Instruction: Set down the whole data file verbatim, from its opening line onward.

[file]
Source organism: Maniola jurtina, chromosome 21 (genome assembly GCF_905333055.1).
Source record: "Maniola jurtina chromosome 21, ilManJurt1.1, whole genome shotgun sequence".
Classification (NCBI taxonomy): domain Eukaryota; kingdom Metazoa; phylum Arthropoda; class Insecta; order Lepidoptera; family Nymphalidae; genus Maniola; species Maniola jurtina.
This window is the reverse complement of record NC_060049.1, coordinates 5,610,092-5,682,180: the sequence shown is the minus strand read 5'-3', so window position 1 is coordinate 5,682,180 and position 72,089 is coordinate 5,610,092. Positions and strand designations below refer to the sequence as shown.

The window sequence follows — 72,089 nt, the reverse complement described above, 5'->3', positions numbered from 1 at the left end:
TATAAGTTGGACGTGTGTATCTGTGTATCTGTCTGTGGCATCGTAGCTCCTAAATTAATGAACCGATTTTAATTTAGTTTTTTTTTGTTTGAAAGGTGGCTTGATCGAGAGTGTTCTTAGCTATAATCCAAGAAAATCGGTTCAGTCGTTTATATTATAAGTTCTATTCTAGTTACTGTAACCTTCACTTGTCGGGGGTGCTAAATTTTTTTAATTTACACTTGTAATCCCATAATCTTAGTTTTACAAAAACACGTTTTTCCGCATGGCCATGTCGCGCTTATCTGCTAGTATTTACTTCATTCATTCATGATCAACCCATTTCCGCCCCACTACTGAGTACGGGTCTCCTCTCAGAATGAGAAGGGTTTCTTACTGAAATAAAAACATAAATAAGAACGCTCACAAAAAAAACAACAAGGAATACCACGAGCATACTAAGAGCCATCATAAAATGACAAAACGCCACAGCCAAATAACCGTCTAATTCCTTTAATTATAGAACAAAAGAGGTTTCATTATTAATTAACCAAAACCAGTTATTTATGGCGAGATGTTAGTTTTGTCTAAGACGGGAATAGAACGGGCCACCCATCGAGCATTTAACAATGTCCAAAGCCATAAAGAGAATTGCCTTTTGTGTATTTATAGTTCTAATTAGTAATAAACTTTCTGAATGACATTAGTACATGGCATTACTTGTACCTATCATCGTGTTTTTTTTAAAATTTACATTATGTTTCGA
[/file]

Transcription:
Source organism: Maniola jurtina, chromosome 21 (genome assembly GCF_905333055.1).
Source record: "Maniola jurtina chromosome 21, ilManJurt1.1, whole genome shotgun sequence".
Classification (NCBI taxonomy): domain Eukaryota; kingdom Metazoa; phylum Arthropoda; class Insecta; order Lepidoptera; family Nymphalidae; genus Maniola; species Maniola jurtina.
This window is the reverse complement of record NC_060049.1, coordinates 5,610,092-5,682,180: the sequence shown is the minus strand read 5'-3', so window position 1 is coordinate 5,682,180 and position 72,089 is coordinate 5,610,092. Positions and strand designations below refer to the sequence as shown.

The window sequence follows — 72,089 nt, the reverse complement described above, 5'->3', positions numbered from 1 at the left end:
TATAAGTTGGACGTGTGTATCTGTGTATCTGTCTGTGGCATCGTAGCTCCTAAATTAATGAACCGATTTTAATTTAGTTTTTTTTTGTTTGAAAGGTGGCTTGATCGAGAGTGTTCTTAGCTATAATCCAAGAAAATCGGTTCAGTCGTTTATATTATAAGTTCTATTCTAGTTACTGTAACCTTCACTTGTCGGGGGTGCTAAATTTTTTTAATTTACACTTGTAATCCCATAATCTTAGTTTTACAAAAACACGTTTTTCCGCATGGCCATGTCGCGCTTATCTGCTAGTATTTACTTCATTCATTCATGATCAACCCATTTCCGCCCCACTACTGAGTACGGGTCTCCTCTCAGAATGAGAAGGGTTTCTTACTGAAATAAAAACATAAATAAGAACGCTCACAAAAAAAACAACAAGGAATACCACGAGCATACTAAGAGCCATCATAAAATGACAAAACGCCACAGCCAAATAACCGTCTAATTCCTTTAATTATAGAACAAAAGAGGTTTCATTATTAATTAACCAAAACCAGTTATTTATGGCGAGATGTTAGTTTTGTCTAAGACGGGAATAGAACGGGCCACCCATCGAGCATTTAACAATGTCCAAAGCCATAAAGAGAATTGCCTTTTGTGTATTTATAGTTCTAATTAGTAATAAACTTTCTGAATGACATTAGTACATGGCATTACTTGTACCTATCATCGTGTTTTTTTTAAAATTTACATTATGTTTCGA